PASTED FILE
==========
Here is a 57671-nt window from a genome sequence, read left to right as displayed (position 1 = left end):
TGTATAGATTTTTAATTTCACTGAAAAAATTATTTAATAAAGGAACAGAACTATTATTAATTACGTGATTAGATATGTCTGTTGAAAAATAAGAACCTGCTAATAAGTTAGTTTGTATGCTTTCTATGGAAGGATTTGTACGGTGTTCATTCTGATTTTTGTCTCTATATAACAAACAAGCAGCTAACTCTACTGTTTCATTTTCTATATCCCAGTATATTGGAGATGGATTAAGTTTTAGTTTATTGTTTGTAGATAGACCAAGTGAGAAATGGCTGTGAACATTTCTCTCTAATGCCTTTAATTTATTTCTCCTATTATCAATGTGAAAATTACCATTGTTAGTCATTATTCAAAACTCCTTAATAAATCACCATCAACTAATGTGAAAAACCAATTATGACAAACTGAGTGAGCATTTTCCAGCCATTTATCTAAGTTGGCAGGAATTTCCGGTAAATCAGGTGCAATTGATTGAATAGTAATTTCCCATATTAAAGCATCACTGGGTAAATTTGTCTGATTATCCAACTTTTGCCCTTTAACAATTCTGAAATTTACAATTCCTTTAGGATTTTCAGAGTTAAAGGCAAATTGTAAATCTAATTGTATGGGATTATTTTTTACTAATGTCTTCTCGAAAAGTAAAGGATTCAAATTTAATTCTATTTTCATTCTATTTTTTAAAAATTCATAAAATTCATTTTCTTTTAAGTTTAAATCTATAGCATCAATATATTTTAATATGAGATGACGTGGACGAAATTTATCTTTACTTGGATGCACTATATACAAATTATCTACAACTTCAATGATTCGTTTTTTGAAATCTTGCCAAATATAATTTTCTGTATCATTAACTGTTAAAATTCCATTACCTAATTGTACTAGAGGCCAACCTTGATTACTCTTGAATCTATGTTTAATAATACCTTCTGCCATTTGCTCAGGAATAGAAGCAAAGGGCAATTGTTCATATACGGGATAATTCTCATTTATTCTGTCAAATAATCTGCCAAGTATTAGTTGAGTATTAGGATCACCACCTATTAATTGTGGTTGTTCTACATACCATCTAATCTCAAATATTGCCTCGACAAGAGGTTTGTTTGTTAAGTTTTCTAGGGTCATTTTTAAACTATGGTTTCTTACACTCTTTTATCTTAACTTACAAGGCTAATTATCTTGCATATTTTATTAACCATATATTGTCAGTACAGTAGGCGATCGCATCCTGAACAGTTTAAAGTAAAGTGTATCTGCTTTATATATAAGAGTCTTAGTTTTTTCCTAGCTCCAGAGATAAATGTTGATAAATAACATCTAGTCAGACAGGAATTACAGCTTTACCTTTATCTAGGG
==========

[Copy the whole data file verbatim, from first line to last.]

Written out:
Here is a 57671-nt window from a genome sequence, read left to right as displayed (position 1 = left end):
TGTATAGATTTTTAATTTCACTGAAAAAATTATTTAATAAAGGAACAGAACTATTATTAATTACGTGATTAGATATGTCTGTTGAAAAATAAGAACCTGCTAATAAGTTAGTTTGTATGCTTTCTATGGAAGGATTTGTACGGTGTTCATTCTGATTTTTGTCTCTATATAACAAACAAGCAGCTAACTCTACTGTTTCATTTTCTATATCCCAGTATATTGGAGATGGATTAAGTTTTAGTTTATTGTTTGTAGATAGACCAAGTGAGAAATGGCTGTGAACATTTCTCTCTAATGCCTTTAATTTATTTCTCCTATTATCAATGTGAAAATTACCATTGTTAGTCATTATTCAAAACTCCTTAATAAATCACCATCAACTAATGTGAAAAACCAATTATGACAAACTGAGTGAGCATTTTCCAGCCATTTATCTAAGTTGGCAGGAATTTCCGGTAAATCAGGTGCAATTGATTGAATAGTAATTTCCCATATTAAAGCATCACTGGGTAAATTTGTCTGATTATCCAACTTTTGCCCTTTAACAATTCTGAAATTTACAATTCCTTTAGGATTTTCAGAGTTAAAGGCAAATTGTAAATCTAATTGTATGGGATTATTTTTTACTAATGTCTTCTCGAAAAGTAAAGGATTCAAATTTAATTCTATTTTCATTCTATTTTTTAAAAATTCATAAAATTCATTTTCTTTTAAGTTTAAATCTATAGCATCAATATATTTTAATATGAGATGACGTGGACGAAATTTATCTTTACTTGGATGCACTATATACAAATTATCTACAACTTCAATGATTCGTTTTTTGAAATCTTGCCAAATATAATTTTCTGTATCATTAACTGTTAAAATTCCATTACCTAATTGTACTAGAGGCCAACCTTGATTACTCTTGAATCTATGTTTAATAATACCTTCTGCCATTTGCTCAGGAATAGAAGCAAAGGGCAATTGTTCATATACGGGATAATTCTCATTTATTCTGTCAAATAATCTGCCAAGTATTAGTTGAGTATTAGGATCACCACCTATTAATTGTGGTTGTTCTACATACCATCTAATCTCAAATATTGCCTCGACAAGAGGTTTGTTTGTTAAGTTTTCTAGGGTCATTTTTAAACTATGGTTTCTTACACTCTTTTATCTTAACTTACAAGGCTAATTATCTTGCATATTTTATTAACCATATATTGTCAGTACAGTAGGCGATCGCATCCTGAACAGTTTAAAGTAAAGTGTATCTGCTTTATATATAAGAGTCTTAGTTTTTTCCTAGCTCCAGAGATAAATGTTGATAAATAACATCTAGTCAGACAGGAATTACAGCTTTACCTTTATCTAGGG